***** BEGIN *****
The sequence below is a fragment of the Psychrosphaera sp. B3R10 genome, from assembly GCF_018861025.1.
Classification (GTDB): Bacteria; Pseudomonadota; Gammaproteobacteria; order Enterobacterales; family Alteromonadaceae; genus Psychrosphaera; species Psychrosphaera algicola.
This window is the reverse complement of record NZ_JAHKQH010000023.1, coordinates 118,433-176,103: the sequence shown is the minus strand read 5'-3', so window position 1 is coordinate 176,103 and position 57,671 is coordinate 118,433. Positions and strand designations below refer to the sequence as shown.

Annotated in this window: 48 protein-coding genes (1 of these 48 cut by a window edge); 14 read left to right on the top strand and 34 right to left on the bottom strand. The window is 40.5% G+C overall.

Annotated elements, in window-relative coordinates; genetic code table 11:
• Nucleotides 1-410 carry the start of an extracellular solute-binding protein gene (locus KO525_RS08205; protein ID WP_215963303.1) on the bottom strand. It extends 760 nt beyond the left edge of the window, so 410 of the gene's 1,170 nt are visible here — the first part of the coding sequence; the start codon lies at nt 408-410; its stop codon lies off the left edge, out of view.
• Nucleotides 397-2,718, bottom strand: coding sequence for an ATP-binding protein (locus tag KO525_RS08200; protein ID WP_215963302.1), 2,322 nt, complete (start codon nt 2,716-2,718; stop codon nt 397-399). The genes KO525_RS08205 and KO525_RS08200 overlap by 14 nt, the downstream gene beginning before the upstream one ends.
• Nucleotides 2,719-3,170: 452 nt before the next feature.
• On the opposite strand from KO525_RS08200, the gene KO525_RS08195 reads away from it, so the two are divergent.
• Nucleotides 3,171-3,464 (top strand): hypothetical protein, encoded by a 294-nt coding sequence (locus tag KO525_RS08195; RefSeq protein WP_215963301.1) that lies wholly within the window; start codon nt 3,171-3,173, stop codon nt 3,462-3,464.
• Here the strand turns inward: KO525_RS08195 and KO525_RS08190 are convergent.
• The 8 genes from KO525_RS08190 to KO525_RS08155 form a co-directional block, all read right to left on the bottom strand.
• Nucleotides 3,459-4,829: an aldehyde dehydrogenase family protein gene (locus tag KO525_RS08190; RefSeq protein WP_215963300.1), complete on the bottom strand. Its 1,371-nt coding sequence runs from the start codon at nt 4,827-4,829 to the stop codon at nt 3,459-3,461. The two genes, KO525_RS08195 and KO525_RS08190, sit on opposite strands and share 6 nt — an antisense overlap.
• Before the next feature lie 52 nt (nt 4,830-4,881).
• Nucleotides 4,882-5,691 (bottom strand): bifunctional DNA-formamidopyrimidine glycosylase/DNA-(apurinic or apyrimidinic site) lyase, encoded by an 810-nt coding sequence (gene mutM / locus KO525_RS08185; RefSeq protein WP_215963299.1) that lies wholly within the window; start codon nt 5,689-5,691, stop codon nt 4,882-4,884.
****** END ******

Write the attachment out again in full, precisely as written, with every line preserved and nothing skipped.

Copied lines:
The sequence below is a fragment of the Psychrosphaera sp. B3R10 genome, from assembly GCF_018861025.1.
Classification (GTDB): Bacteria; Pseudomonadota; Gammaproteobacteria; order Enterobacterales; family Alteromonadaceae; genus Psychrosphaera; species Psychrosphaera algicola.
This window is the reverse complement of record NZ_JAHKQH010000023.1, coordinates 118,433-176,103: the sequence shown is the minus strand read 5'-3', so window position 1 is coordinate 176,103 and position 57,671 is coordinate 118,433. Positions and strand designations below refer to the sequence as shown.

Annotated in this window: 48 protein-coding genes (1 of these 48 cut by a window edge); 14 read left to right on the top strand and 34 right to left on the bottom strand. The window is 40.5% G+C overall.

Annotated elements, in window-relative coordinates; genetic code table 11:
• Nucleotides 1-410 carry the start of an extracellular solute-binding protein gene (locus KO525_RS08205; protein ID WP_215963303.1) on the bottom strand. It extends 760 nt beyond the left edge of the window, so 410 of the gene's 1,170 nt are visible here — the first part of the coding sequence; the start codon lies at nt 408-410; its stop codon lies off the left edge, out of view.
• Nucleotides 397-2,718, bottom strand: coding sequence for an ATP-binding protein (locus tag KO525_RS08200; protein ID WP_215963302.1), 2,322 nt, complete (start codon nt 2,716-2,718; stop codon nt 397-399). The genes KO525_RS08205 and KO525_RS08200 overlap by 14 nt, the downstream gene beginning before the upstream one ends.
• Nucleotides 2,719-3,170: 452 nt before the next feature.
• On the opposite strand from KO525_RS08200, the gene KO525_RS08195 reads away from it, so the two are divergent.
• Nucleotides 3,171-3,464 (top strand): hypothetical protein, encoded by a 294-nt coding sequence (locus tag KO525_RS08195; RefSeq protein WP_215963301.1) that lies wholly within the window; start codon nt 3,171-3,173, stop codon nt 3,462-3,464.
• Here the strand turns inward: KO525_RS08195 and KO525_RS08190 are convergent.
• The 8 genes from KO525_RS08190 to KO525_RS08155 form a co-directional block, all read right to left on the bottom strand.
• Nucleotides 3,459-4,829: an aldehyde dehydrogenase family protein gene (locus tag KO525_RS08190; RefSeq protein WP_215963300.1), complete on the bottom strand. Its 1,371-nt coding sequence runs from the start codon at nt 4,827-4,829 to the stop codon at nt 3,459-3,461. The two genes, KO525_RS08195 and KO525_RS08190, sit on opposite strands and share 6 nt — an antisense overlap.
• Before the next feature lie 52 nt (nt 4,830-4,881).
• Nucleotides 4,882-5,691 (bottom strand): bifunctional DNA-formamidopyrimidine glycosylase/DNA-(apurinic or apyrimidinic site) lyase, encoded by an 810-nt coding sequence (gene mutM / locus KO525_RS08185; RefSeq protein WP_215963299.1) that lies wholly within the window; start codon nt 5,689-5,691, stop codon nt 4,882-4,884.